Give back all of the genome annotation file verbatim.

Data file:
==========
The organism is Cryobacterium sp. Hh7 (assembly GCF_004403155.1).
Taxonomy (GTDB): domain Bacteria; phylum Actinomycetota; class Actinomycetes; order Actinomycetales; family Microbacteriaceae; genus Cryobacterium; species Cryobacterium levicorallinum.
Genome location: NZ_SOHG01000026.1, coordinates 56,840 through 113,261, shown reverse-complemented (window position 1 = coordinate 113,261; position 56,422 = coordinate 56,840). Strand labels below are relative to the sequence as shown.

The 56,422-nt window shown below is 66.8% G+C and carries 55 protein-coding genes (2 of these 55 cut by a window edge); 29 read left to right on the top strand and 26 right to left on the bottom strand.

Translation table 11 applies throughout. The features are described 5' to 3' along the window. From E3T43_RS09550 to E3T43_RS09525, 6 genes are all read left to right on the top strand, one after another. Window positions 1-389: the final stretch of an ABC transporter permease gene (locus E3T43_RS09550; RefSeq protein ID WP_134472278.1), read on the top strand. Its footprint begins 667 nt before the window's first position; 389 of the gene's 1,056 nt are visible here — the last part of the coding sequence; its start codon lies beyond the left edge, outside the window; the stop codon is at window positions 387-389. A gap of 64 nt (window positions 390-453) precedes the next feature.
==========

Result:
The organism is Cryobacterium sp. Hh7 (assembly GCF_004403155.1).
Taxonomy (GTDB): domain Bacteria; phylum Actinomycetota; class Actinomycetes; order Actinomycetales; family Microbacteriaceae; genus Cryobacterium; species Cryobacterium levicorallinum.
Genome location: NZ_SOHG01000026.1, coordinates 56,840 through 113,261, shown reverse-complemented (window position 1 = coordinate 113,261; position 56,422 = coordinate 56,840). Strand labels below are relative to the sequence as shown.

The 56,422-nt window shown below is 66.8% G+C and carries 55 protein-coding genes (2 of these 55 cut by a window edge); 29 read left to right on the top strand and 26 right to left on the bottom strand.

Translation table 11 applies throughout. The features are described 5' to 3' along the window. From E3T43_RS09550 to E3T43_RS09525, 6 genes are all read left to right on the top strand, one after another. Window positions 1-389: the final stretch of an ABC transporter permease gene (locus E3T43_RS09550; RefSeq protein ID WP_134472278.1), read on the top strand. Its footprint begins 667 nt before the window's first position; 389 of the gene's 1,056 nt are visible here — the last part of the coding sequence; its start codon lies beyond the left edge, outside the window; the stop codon is at window positions 387-389. A gap of 64 nt (window positions 390-453) precedes the next feature.